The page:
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A retrospective analysis of overall survival for patients with Hodgkin’s Lymphoma (HL), diffuse large B-cell lymphoma (DLBCL), and primary central nervous system lymphoma (PCNS) will be presented at the 2021 ASH Annual Meeting & Exposition. This study, published in Blood, is the first large-scale population analysis on a specific state (Texas) to have examined the impact of ethnicity and insurance status on HL, DLBCL, and PCNS survival rates.

Using the Texas Cancer Registry, the researchers identified over 21,000 patients with HL, DLBCL, or PCNS between 2006 and 2017. Data were organized by Hispanic/non-Hispanic ethnicity and insured/uninsured status. The researchers analyzed the survival times of these groups, measured from the day the patient was diagnosed to the date of their last follow-up or death.

Ultimately, the HL, DLBCL, and PCNS overall survival data of the uninsured patients were found to be significantly better than those of the insured patients. When looking specifically at HL, the group with the best overall survival was the uninsured Hispanic patients.

The researchers concluded that insurance status is no longer a determining factor in the overall survival of patients with HL, DLBCL, and PCNS. These results might be due to several factors, including standardized treatment, immediate healthcare enrollment after diagnosis, community healthcare practices, health behaviors, environmental exposure, and genetic predisposition.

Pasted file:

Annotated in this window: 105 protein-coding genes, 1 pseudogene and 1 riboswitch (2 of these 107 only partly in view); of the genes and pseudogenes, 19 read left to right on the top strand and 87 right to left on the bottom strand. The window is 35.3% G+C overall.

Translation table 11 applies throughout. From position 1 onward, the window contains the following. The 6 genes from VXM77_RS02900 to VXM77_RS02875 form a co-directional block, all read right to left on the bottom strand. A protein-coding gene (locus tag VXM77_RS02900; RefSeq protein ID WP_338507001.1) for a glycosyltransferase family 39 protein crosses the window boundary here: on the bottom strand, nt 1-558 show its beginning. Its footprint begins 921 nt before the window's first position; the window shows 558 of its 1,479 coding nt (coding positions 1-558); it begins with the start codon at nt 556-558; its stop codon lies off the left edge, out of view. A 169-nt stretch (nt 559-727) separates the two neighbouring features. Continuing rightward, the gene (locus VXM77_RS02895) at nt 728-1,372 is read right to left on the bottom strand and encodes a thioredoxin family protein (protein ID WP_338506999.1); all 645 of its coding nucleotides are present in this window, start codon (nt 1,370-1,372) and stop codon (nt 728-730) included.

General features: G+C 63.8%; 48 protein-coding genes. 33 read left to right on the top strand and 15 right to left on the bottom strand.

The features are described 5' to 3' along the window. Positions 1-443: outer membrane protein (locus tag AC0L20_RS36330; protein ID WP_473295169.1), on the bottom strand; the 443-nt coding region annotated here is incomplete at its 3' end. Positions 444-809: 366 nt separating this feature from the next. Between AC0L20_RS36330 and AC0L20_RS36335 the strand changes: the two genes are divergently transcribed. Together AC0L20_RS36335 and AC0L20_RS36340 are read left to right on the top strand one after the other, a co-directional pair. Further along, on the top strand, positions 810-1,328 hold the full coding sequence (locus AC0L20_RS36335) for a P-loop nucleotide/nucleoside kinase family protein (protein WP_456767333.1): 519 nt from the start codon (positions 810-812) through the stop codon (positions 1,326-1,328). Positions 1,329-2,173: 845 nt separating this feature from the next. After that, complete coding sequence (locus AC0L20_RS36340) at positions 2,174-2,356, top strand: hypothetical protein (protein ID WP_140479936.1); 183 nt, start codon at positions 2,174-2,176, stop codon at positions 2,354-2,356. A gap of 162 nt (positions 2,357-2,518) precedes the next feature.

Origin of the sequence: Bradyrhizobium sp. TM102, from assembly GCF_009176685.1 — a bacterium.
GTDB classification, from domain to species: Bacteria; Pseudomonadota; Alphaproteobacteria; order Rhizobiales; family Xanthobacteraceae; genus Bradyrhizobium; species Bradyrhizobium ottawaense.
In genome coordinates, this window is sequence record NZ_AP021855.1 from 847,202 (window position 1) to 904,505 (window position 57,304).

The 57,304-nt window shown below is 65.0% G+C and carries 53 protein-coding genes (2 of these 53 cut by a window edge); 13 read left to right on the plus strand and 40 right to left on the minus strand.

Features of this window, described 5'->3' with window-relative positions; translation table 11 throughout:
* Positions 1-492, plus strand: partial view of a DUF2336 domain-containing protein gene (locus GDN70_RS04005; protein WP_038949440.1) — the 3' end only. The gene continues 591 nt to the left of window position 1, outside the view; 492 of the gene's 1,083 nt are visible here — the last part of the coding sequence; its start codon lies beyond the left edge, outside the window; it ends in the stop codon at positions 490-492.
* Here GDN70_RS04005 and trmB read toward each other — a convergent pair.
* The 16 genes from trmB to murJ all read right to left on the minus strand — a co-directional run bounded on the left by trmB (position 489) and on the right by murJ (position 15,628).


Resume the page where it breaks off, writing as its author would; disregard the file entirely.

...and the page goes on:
This study is important because it furthers the knowledge on insurance status and lymphoma overall survival rates among Americans in general and Hispanic Americans in particular [1].


[1] Velez-Mejia, C., Liu, Q., Michalek, J. E., & Diaz Duque, A. E. (2021). Insurance is no longer a determinant to improve overall survival for patients diagnosed with HL, DLBCL or PCNS in an enriched Hispanic community. Blood, 138(Supplement 1), 1974. https://doi.org/10.1182/blood-2021-151816

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